“A FIRST-RATE MASTER OF THE ART OF RHETORICAL INVECTIVE”
(JUNIUS) [FRANCIS, Sir Philip]. The Letters of Junius… Stat Nominus Umbra. New York: Leavitt & Allen, circa 1840. Two volumes bound in one. Octavo, contemporary full polished gray calf gilt, burgundy morocco spine label, raised bands, marbled endpapers and edges. $500.
Later edition of this controversial series of letters, a timeless assault on corruption and the abuse of power by high-ranking members of government, with two folding facsimiles that provide handwriting samples of various men to whom the letters’ authorship had been attributed over the years. Handsomely bound.
Junius, the pseudonymous author of a series of letters that appeared in Henry Woodfall’s Public Advertiser between 1769 and 1772, is now generally thought have been Sir Philip Francis, who was working in the War Office at the time. These shrewd and lucid (but often bitter) letters attacked the ministries of George III and served to unite the opposition. “It is a work which must always preserve its high place among the classics of England; the author was a first-rate master of the art of rhetorical invective” (Lowndes, 1240). The first authorized edition was published in 1771. Bookplate.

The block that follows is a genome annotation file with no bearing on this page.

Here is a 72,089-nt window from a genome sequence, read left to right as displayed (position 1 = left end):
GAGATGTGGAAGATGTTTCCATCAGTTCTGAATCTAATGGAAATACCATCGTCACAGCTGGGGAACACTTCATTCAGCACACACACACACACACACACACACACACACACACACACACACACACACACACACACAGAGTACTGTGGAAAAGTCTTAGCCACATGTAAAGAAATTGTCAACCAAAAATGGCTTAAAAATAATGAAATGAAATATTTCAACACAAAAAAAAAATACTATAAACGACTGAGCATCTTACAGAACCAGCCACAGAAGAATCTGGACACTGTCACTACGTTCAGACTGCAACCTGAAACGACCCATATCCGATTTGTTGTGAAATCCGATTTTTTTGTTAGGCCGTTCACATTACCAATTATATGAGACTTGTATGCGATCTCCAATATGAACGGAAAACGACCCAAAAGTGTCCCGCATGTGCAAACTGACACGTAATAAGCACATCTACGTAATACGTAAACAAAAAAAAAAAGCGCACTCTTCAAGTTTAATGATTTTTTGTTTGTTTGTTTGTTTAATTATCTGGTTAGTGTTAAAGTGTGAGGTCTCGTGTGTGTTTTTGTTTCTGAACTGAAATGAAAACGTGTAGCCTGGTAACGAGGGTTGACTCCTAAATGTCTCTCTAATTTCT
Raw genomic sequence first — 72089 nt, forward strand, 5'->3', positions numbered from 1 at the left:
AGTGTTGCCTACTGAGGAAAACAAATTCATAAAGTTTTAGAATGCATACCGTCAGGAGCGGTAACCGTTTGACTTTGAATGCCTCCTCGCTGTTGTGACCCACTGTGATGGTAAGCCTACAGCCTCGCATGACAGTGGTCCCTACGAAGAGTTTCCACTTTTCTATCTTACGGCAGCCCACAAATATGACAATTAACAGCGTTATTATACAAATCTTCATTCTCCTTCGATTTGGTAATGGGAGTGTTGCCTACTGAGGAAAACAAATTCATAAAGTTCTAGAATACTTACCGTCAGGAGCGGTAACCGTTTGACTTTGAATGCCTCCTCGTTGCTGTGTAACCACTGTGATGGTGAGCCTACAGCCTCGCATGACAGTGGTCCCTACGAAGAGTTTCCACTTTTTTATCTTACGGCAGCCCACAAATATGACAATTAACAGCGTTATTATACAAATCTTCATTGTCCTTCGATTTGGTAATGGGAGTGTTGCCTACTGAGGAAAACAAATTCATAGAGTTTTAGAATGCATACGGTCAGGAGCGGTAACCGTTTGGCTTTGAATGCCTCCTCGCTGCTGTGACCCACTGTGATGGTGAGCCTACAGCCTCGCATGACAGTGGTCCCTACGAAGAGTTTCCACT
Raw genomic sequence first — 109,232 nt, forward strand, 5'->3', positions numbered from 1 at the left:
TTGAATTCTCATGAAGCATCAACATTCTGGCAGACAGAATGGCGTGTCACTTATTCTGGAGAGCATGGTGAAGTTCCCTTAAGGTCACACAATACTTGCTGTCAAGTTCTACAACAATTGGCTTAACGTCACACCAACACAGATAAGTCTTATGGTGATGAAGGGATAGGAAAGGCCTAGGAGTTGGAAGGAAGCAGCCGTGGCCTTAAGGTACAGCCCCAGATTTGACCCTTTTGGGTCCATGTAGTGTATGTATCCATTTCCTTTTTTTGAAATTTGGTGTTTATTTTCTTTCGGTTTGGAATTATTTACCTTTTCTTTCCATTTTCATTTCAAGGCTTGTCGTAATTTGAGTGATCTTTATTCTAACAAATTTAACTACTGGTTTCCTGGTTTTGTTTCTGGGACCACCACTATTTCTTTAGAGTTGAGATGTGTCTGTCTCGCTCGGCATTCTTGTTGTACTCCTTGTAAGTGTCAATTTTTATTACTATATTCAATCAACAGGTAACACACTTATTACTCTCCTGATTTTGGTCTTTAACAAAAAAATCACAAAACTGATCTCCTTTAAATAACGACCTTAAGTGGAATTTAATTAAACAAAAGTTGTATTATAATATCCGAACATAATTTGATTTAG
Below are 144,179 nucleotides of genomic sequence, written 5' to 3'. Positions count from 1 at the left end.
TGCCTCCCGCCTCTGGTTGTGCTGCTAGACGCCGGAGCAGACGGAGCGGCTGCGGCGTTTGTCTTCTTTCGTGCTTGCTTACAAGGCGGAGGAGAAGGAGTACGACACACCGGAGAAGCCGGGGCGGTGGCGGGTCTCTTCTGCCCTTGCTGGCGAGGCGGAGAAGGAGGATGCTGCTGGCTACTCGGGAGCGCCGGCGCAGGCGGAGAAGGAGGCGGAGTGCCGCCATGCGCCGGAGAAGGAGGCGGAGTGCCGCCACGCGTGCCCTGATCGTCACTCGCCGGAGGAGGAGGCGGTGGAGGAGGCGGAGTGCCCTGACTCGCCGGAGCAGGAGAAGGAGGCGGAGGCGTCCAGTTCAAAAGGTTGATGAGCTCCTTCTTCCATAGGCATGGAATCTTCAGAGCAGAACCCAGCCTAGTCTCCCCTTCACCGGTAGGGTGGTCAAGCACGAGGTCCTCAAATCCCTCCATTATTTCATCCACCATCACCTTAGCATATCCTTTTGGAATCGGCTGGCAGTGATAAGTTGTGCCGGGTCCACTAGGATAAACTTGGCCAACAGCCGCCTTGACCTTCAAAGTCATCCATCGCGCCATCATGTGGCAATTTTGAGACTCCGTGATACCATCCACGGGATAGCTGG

Interior quite clean, polished calf-gilt binding fine. A very handsome volume.